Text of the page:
# Vectors - Find resultant displacement

• FalconKICK
In summary: I figured it out. For the angle we need North of East and what I was getting was South of East so what I did is subtract 90, since it's a 90 degree triangle, from the angle I was getting and I got the angle for North of East.
FalconKICK

## Homework Statement

While exploring a cave, a spelunker starts at the entrance and moves the following distances. She goes 75 m north, 250 m east, 135 m at an angle 30° north of east, and 125 m south. Find the resultant displacement from the cave entrance.
Magnitude

## Homework Equations

I do not quite understand vectors all that much. I am new to this and I do not know where to begin with that problem.

## The Attempt at a Solution

I've tried drawing a picture but it doesn't seem right so I'm stuck there.

The only "hard" one is that "135 m at an angle 30° north of east". If you draw a picture of that, you should see a right triangle with hypotenuse of length 135 and angle 30° The "opposite side" (North) is 135 sin(30)= 135/2= 67.5 m. The "near side" (East) is 135 cos(30)= 135 sqrt(3)/2= 116.9 m

Now make a list of East-West and North-South distances treating "East" and "North" as positive, "West" and "South" as negative:
East-West North-South
0 75
250 0
67.5 117
0 -125
Finally add up each of those. If you like, once you have a total for "East-West" and "North-South" you can use the Pythagorean theorem to get the straight line distance and the arctan to get the angle so you can write the answer in the same form as the vectors given in the problem.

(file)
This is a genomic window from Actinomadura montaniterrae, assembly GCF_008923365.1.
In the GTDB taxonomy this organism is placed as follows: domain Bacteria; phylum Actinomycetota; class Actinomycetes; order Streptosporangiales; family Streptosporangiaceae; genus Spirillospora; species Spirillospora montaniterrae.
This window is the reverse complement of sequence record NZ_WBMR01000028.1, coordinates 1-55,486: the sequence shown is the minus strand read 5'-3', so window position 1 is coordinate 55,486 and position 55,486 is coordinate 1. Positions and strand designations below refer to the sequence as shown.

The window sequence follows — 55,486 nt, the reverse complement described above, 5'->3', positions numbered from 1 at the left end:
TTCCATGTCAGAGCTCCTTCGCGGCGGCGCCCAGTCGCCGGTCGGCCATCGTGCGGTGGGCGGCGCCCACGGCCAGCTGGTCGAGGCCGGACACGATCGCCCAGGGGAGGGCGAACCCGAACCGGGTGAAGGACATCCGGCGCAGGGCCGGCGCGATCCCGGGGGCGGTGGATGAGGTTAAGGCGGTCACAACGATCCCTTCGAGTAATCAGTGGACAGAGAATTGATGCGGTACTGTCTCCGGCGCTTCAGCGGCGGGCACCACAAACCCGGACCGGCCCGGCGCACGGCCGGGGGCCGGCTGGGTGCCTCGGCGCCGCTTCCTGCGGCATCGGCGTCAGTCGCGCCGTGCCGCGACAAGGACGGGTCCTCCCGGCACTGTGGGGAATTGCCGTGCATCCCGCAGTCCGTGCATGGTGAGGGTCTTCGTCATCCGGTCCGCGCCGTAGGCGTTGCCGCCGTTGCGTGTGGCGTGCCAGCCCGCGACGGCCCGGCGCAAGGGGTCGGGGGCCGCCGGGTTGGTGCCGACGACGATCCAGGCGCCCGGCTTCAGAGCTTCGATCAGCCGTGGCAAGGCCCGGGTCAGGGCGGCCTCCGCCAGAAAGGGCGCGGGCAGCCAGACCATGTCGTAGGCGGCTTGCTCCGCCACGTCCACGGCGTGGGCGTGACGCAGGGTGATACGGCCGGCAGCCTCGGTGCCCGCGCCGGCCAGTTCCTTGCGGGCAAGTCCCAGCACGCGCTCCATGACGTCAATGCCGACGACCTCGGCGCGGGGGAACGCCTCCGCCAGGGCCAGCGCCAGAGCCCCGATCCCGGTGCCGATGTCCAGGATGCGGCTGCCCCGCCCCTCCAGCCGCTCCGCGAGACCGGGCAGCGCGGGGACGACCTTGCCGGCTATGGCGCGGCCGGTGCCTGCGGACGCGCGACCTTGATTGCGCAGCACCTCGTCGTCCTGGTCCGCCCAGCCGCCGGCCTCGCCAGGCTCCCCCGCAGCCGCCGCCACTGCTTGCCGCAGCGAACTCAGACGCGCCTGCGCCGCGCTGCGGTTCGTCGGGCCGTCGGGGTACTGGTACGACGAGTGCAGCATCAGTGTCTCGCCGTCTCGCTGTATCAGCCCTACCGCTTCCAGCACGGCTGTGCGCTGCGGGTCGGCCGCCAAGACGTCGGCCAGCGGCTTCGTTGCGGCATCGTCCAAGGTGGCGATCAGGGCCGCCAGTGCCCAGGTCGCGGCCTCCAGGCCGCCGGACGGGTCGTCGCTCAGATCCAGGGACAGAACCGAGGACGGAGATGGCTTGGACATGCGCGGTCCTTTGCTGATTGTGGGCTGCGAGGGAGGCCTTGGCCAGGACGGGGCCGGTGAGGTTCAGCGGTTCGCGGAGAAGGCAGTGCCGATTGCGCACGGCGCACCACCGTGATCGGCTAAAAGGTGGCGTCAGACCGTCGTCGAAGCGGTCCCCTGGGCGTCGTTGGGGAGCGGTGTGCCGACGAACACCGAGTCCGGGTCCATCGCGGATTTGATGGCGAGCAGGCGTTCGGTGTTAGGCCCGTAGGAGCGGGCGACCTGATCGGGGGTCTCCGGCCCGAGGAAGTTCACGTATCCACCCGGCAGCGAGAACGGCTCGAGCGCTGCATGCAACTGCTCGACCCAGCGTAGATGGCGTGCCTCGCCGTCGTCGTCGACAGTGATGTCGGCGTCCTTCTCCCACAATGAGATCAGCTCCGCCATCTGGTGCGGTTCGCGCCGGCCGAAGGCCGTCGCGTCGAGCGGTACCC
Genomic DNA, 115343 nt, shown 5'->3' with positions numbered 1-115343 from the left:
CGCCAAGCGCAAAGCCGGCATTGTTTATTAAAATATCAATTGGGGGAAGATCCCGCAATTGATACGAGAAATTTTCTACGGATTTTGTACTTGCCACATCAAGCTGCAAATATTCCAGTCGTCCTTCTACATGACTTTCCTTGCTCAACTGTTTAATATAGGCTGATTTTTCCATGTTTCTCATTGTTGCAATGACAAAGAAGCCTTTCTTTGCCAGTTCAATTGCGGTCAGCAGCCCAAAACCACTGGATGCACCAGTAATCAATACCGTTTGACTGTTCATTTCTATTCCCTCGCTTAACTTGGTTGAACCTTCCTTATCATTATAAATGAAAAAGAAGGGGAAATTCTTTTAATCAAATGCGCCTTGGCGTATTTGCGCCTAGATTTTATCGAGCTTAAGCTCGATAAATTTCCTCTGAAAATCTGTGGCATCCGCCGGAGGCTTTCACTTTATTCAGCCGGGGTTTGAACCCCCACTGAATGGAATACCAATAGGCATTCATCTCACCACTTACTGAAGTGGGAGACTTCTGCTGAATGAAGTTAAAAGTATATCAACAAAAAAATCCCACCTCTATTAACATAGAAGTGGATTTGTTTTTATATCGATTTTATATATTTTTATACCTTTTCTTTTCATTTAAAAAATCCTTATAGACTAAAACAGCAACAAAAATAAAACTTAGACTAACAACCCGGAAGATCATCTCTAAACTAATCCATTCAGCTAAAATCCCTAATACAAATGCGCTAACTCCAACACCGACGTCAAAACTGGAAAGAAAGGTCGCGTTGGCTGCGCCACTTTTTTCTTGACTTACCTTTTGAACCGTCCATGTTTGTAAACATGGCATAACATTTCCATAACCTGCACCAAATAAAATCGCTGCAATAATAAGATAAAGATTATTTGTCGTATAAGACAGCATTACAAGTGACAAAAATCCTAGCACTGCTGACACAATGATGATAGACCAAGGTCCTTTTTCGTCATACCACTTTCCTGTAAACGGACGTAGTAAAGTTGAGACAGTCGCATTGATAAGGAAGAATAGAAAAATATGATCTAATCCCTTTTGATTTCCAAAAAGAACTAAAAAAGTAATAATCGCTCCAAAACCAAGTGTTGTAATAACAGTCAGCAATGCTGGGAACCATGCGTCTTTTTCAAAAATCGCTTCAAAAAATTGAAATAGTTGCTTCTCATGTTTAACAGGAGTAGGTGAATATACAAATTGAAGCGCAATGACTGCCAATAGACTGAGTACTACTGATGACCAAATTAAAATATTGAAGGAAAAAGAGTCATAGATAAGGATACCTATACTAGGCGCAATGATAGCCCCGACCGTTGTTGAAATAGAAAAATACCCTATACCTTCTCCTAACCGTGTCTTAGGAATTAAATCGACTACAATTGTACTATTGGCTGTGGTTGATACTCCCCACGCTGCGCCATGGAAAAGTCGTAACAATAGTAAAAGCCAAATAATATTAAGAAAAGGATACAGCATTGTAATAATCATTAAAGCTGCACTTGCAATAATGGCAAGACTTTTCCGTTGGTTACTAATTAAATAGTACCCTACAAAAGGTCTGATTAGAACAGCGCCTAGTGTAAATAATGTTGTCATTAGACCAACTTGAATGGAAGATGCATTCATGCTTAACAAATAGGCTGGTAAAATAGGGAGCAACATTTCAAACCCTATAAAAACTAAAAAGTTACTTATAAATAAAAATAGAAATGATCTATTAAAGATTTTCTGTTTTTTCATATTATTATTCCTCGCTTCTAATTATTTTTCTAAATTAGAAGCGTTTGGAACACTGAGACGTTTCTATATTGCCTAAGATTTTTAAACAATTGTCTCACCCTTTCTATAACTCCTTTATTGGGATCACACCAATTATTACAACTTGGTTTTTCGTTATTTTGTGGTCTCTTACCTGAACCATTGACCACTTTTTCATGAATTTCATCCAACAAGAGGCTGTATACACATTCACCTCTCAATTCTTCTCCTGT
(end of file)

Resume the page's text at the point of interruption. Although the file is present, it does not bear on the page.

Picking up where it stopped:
HallsofIvy said:
The only "hard" one is that "135 m at an angle 30° north of east". If you draw a picture of that, you should see a right triangle with hypotenuse of length 135 and angle 30° The "opposite side" (North) is 135 sin(30)= 135/2= 67.5 m. The "near side" (East) is 135 cos(30)= 135 sqrt(3)/2= 116.9 m

Now make a list of East-West and North-South distances treating "East" and "North" as positive, "West" and "South" as negative:
East-West North-South
0 75
250 0
67.5 117
0 -125
Finally add up each of those. If you like, once you have a total for "East-West" and "North-South" you can use the Pythagorean theorem to get the straight line distance and the arctan to get the angle so you can write the answer in the same form as the vectors given in the problem.
Thank you

Last edited:
I did what you said. I got 324.492 for the straight line distance and 78.08 degrees for the angle but when i input those values it said I was wrong. Any help on what I'm doing wrong?

How are you working out the angle? The resultant displacement can also be treated as a right angled triangle with the east-west and north-south components being the two non-hypotenuse sides. how would you then work the angle out?

I did it wrong but I ended up getting the displacement. But when I try to use trig to get the angle it comes out wrong.

If you show us what you're doing to get the angle then we can help.

Kurdt said: